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Articles by N.A.P. Abdullah
Total Records ( 4 ) for N.A.P. Abdullah
  E.T.S. Putra , W. Zakaria , N.A.P. Abdullah and G.B. Saleh
  A field experiment was conducted to determine the influence of magnesium (Mg), boron (B) and silicon (Si) availabilities on stomatal morphology, stomatal conductance and transpiration rate of Rastali. The experiment was done at Universiti Putra Malaysia under field condition arranged in split-split plot design with four blocks. The main factor was NPK fertilizer recommended by Department of Agriculture Malaysia (DOA) and United Plantation Berhad (UPB). The sub-factors were applications and non-application (as control) of kieserite (Mg), boric acid (B) and sodium silicate (Si). The sub-sub factors were the four Rastali accessions, namely, R08, R62, R34 and R12. In particular, the Berangan accession was selected as the control treatment. The observations were carried out on the stomatal morphology, stomatal conductance and transpiration rate. Data were analyzed with Analysis of Variance (ANOVA) at 5% level and continued with the Least Significant Differences (LSD) if significant. The relationship patterns among the parameters were determined using regression analysis. The findings showed that high-dose applications of NPK fertilizer enhanced stomatal length and width (abaxial and adaxial), stomatal conductance and transpiration rate, with or without Mg, B and Si. Similarly, in low doses, NPK fertilizers added with Mg, B and Si significantly enhanced stomatal length and width, stomatal conductance and transpiration rate. On the contrary, stomatal density (abaxial and adaxial) and ratio were not influenced by NPK fertilizer, Mg-B-Si or their combinations. Moreover, stomatal density and ratio were found to be different among the cultivars (Berangan and Rastali), but similar within the Rastali accessions. In particular, Berangan had a high stomatal density (abaxial and adaxial) compared Rastali, so stomatal ratio became smaller. There were linear relationships between stomatal width, stomatal conductance and transpiration rate, whereby wider stomata were shown to have resulted in higher conductance and transpiration rate.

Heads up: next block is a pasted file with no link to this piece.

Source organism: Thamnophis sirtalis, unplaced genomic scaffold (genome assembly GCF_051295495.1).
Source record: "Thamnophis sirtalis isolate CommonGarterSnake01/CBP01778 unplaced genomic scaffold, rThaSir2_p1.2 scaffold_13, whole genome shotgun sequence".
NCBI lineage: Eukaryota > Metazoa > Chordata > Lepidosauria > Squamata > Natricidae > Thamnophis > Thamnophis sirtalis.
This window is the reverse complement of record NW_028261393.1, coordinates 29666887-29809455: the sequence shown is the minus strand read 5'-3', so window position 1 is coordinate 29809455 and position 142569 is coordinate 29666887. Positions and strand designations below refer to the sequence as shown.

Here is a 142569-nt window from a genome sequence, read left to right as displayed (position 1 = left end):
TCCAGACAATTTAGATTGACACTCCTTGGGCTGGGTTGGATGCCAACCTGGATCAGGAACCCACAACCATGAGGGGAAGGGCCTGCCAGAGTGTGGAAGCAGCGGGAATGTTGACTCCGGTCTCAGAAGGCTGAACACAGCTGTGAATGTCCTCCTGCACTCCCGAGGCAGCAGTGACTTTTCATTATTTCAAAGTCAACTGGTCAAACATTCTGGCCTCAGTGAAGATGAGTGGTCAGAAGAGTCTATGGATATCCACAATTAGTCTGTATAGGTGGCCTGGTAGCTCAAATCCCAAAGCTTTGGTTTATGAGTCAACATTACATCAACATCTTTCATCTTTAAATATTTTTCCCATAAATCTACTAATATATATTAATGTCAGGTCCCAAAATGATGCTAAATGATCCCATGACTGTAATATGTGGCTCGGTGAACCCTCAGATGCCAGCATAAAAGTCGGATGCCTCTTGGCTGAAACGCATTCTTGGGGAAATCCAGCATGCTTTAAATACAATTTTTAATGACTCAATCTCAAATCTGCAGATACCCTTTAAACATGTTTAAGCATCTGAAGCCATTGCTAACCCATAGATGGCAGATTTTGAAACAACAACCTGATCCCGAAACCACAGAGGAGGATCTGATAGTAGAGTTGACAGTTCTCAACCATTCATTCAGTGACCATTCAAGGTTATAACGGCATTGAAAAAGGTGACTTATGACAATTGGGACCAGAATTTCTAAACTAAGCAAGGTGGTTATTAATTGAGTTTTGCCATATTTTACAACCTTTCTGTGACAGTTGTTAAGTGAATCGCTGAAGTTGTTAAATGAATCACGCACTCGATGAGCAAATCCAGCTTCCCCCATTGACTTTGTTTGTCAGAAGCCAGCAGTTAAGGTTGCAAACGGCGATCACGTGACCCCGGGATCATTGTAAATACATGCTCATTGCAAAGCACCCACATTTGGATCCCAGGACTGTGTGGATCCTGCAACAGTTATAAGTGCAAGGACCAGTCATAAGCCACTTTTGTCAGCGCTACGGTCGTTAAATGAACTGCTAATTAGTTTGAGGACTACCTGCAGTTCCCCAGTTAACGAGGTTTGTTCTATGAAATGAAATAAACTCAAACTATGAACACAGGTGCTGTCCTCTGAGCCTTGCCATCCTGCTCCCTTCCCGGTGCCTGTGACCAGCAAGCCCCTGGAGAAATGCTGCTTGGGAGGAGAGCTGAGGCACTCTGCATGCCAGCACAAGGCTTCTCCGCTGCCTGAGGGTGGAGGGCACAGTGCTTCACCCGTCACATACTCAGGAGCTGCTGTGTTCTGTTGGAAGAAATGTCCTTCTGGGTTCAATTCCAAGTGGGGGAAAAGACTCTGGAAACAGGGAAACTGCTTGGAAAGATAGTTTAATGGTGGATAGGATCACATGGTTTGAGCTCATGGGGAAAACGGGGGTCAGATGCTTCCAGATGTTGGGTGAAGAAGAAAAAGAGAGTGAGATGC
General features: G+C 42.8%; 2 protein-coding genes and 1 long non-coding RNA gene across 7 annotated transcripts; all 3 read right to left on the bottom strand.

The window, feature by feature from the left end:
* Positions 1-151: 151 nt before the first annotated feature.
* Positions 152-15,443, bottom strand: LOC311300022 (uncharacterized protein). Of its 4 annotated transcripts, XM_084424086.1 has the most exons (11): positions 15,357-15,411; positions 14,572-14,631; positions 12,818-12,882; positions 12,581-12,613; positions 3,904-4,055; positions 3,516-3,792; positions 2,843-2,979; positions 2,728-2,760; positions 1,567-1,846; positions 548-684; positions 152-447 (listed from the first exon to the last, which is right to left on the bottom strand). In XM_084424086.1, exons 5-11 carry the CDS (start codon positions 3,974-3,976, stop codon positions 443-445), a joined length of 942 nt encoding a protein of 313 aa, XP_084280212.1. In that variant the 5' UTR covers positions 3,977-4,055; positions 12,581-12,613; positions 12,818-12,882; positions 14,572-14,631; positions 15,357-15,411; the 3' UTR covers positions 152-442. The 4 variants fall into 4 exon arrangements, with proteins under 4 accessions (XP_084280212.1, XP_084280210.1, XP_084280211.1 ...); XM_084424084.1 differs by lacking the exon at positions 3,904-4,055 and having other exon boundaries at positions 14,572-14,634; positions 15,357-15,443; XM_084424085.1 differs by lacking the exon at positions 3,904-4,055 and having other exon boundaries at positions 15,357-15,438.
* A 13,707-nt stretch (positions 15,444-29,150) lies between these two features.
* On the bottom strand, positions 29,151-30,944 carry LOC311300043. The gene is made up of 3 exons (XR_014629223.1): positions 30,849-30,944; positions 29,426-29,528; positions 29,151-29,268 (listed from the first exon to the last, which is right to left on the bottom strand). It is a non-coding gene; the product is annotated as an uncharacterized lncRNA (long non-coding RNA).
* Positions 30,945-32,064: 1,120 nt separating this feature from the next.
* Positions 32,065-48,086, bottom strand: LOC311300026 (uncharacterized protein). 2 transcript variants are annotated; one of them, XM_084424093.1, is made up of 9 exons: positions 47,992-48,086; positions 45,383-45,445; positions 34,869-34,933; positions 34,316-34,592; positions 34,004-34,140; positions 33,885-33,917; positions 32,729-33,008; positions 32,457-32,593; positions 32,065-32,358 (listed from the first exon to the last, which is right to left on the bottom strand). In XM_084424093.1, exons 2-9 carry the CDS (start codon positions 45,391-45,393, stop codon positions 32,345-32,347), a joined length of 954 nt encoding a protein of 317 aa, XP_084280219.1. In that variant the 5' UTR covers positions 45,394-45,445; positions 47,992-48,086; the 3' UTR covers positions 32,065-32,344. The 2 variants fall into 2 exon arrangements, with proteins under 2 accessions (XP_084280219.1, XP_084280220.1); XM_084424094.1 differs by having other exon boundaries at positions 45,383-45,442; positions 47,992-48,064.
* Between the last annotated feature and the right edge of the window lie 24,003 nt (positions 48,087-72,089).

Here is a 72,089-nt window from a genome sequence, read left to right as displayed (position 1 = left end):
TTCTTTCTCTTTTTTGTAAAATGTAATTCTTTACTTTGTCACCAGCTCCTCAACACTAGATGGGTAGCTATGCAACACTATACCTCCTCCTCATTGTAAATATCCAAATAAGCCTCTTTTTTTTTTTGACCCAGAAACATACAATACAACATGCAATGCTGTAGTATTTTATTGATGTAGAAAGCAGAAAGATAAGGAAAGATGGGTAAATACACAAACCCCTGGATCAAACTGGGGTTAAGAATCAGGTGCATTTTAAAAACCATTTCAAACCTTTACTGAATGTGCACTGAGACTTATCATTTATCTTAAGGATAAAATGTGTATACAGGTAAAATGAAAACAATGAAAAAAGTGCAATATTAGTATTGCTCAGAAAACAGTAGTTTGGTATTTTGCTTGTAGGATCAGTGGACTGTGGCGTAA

E.T.S. Putra , W. Zakaria , N.A.P. Abdullah and G. Saleh
  A study was carried out to determine the cause of weak neck in Musa sp. by observing the cell structure and peel nutrient content. Two cultivars with weak neck problem were compared to four cultivars without weak neck problem. For this study, cultivars Rastali and Awak were identified as cultivars which have weak neck problem whereas cultivars Lemak Manis, Abu, Berangan and Tanduk were without weak neck problem. Fruits with the same level of maturation were obtained from the local market. Scanning Electron Microscope (SEM) was used to observe the cellular structures. Ten elements N, P, K, S, Ca, Mg, Fe, Mn, Zn and B were analyzed from the peel. Cell Width (CW), cell Wall Thickness (WT) and CW/WT ratio were determined. Cells of Rastali were found to collapse completely after ripening while cells of Awak became thinner, making these two cultivars prone to weak neck. The cells of the other four cultivars became elongated and cell wall became thicker after ripening, thus not showing weak neck symptom. Concentrations of all the 10 elements in the six Musa sp. cultivars were found to be above the critical levels. It was concluded that weak neck in cultivars Rastali and Awak was caused by disintegration, collapse and thinning out of cells along the neck region and not due to nutritional deprivation. Calcium deficiency was not the cause of weak neck in these Musa sp. cultivars.